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Phishing is taking a wider look by Spear or Whaling attacks


Spear phishing is a social engineering attack in which a perpetrator, disguised as a trusted individual, tricks a target into clicking a link in a spoofed email, text message or instant message. As a result, the target unwittingly reveals sensitive information, installs malicious programs (malware) on their network or executes the first stage of an advanced persistent threat (APT), to name a few of the possible consequences.

While similar to phishing and whaling attacks, spear phishing is launched in a unique way and its targets differ from other social engineering assaults. As a result, the attack deserves special attention when formulating your application security strategy.


The following example illustrates a spear phishing attack’s progression and potential consequences:

  1. A spoofed email is sent to an enterprise’s sysadmin from someone claiming to represent, a database management SaaS provider. The email uses the itservices.comcustomer mailing template.
  2. The email claims that is offering a free new service for a limited time and invites the user to sign up for the service using the enclosed link.
  3. After clicking on the link, the sysadmin is redirected to a login page on, a fake website identical to the registration page.
  4. At the same time, a command and control agent is installed on the sysadmin’s machine, which can then be used as a backdoor into the enterprise’s network to execute the first stage of an APT.


Spear phishing, phishing and whaling attacks vary in their levels of sophistication and intended targets. Their differences are highlighted below.


Phishing involves sending malicious emails from supposed trusted sources to as many people as possible, assuming a low response rate. For example, a phishing email might purport to be from PayPal and ask a recipient to verify their account details by clicking on an enclosed link, which leads to the installation of malware on the victim’s computer.

Phishing emails are impersonal, sent in bulk and often contain spelling errors or other mistakes that reveal their malicious intent. The problem is that not everyone notices these subtle hints. Trusted logos and links to known destinations are enough to trick many people into sharing their details.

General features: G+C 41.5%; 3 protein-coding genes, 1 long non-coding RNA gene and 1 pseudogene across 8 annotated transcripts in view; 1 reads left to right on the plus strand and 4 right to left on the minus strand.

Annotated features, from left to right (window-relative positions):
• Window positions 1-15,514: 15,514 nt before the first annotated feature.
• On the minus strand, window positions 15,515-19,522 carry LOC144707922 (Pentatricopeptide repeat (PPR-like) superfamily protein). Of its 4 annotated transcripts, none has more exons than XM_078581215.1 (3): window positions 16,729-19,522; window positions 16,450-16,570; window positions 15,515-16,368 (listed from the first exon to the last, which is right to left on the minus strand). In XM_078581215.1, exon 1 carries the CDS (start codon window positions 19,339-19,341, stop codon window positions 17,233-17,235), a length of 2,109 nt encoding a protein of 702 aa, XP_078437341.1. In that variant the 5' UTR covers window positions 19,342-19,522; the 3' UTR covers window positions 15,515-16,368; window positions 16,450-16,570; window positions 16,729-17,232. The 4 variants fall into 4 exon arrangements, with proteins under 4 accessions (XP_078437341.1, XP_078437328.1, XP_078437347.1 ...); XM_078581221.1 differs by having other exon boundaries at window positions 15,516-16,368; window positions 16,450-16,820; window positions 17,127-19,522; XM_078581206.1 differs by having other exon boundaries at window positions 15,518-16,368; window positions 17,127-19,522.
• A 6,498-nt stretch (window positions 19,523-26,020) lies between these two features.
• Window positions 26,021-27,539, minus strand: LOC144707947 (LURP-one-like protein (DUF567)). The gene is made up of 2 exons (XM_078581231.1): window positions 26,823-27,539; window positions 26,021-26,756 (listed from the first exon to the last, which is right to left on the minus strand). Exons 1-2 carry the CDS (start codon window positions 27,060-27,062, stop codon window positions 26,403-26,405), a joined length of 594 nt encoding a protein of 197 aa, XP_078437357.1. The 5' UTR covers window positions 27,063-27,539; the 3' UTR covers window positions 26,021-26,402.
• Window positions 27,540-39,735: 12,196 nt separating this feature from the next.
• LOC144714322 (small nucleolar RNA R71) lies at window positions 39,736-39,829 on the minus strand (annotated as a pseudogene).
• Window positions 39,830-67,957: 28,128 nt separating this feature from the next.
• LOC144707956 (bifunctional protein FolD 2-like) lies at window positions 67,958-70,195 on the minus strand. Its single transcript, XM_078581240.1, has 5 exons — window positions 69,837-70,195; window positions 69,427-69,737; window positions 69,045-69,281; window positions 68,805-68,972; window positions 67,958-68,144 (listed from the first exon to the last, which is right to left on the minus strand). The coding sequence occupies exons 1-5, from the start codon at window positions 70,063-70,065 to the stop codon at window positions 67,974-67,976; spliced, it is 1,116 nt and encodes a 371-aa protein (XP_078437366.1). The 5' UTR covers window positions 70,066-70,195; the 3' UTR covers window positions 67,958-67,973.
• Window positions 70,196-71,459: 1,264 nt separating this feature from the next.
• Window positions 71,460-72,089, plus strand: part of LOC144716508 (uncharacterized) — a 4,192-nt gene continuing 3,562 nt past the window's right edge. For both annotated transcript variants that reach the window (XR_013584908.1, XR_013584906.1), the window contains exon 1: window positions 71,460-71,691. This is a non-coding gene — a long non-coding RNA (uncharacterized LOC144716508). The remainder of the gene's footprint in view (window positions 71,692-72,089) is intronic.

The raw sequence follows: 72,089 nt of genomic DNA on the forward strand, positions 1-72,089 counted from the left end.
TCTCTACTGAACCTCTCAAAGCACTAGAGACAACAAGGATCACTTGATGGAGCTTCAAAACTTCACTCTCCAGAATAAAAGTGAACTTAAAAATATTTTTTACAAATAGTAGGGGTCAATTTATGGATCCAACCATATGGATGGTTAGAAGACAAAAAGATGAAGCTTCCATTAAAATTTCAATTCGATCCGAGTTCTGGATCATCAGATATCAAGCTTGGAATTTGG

Spear phishing emails, on the other hand, are more challenging to detect because they appear to come from sources close to the target. Cyber-criminals send personalized emails to particular individuals or groups of people with something in common, such as employees working in the same department.


Whaling uses deceptive email messages targeting high-level decision makers within an organization, such as CEOs, CFOs, and other executives. Such individuals have access to highly valuable information, including trade secrets and passwords to administrative company accounts.

The attacker sends emails on issues of critical business importance, masquerading as an individual or organization with legitimate authority. For example, an attacker may send an email to a CEO requesting payment, pretending to be a client of the company.

Whaling attacks always personally address targeted individuals, often using their title, position and phone number, which are obtained using company websites, social media or the press.

The difference between whaling and spear phishing is that whaling exclusively targets high-ranking individuals within an organization, while spear phishing usually goes after a category of individuals with a lower profile.


The targeted nature of spear phishing attacks makes them difficult to detect. However, several risk prevention measures can help, including two-factor authentication (2FA), password management policies and educational campaigns.


2FA helps secure login to sensitive applications by requiring users to have two things: something they know, such as a password and user name, and something they have, such as a smartphone or cryptographic token. When 2FA is used, even if a password is compromised using a technique like spear phishing, it’s of no use to an attacker without the physical device held by the real user.

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